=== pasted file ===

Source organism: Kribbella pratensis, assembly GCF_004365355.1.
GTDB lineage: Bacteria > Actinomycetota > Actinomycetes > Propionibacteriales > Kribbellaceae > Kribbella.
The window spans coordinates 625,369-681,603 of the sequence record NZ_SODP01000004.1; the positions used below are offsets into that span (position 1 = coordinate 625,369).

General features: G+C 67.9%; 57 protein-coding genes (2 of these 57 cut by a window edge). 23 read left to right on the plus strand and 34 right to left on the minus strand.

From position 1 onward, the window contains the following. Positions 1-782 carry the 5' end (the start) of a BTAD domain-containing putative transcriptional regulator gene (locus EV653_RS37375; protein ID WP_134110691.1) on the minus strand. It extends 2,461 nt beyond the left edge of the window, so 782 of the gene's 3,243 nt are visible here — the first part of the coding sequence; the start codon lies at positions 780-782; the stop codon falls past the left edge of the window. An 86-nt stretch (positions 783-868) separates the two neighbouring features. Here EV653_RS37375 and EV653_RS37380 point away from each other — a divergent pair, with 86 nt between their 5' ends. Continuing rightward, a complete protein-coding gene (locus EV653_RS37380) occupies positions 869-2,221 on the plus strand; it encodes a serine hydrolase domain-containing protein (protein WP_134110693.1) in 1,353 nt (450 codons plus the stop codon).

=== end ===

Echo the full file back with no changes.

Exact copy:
Source organism: Kribbella pratensis, assembly GCF_004365355.1.
GTDB lineage: Bacteria > Actinomycetota > Actinomycetes > Propionibacteriales > Kribbellaceae > Kribbella.
The window spans coordinates 625,369-681,603 of the sequence record NZ_SODP01000004.1; the positions used below are offsets into that span (position 1 = coordinate 625,369).

General features: G+C 67.9%; 57 protein-coding genes (2 of these 57 cut by a window edge). 23 read left to right on the plus strand and 34 right to left on the minus strand.

From position 1 onward, the window contains the following. Positions 1-782 carry the 5' end (the start) of a BTAD domain-containing putative transcriptional regulator gene (locus EV653_RS37375; protein ID WP_134110691.1) on the minus strand. It extends 2,461 nt beyond the left edge of the window, so 782 of the gene's 3,243 nt are visible here — the first part of the coding sequence; the start codon lies at positions 780-782; the stop codon falls past the left edge of the window. An 86-nt stretch (positions 783-868) separates the two neighbouring features. Here EV653_RS37375 and EV653_RS37380 point away from each other — a divergent pair, with 86 nt between their 5' ends. Continuing rightward, a complete protein-coding gene (locus EV653_RS37380) occupies positions 869-2,221 on the plus strand; it encodes a serine hydrolase domain-containing protein (protein WP_134110693.1) in 1,353 nt (450 codons plus the stop codon).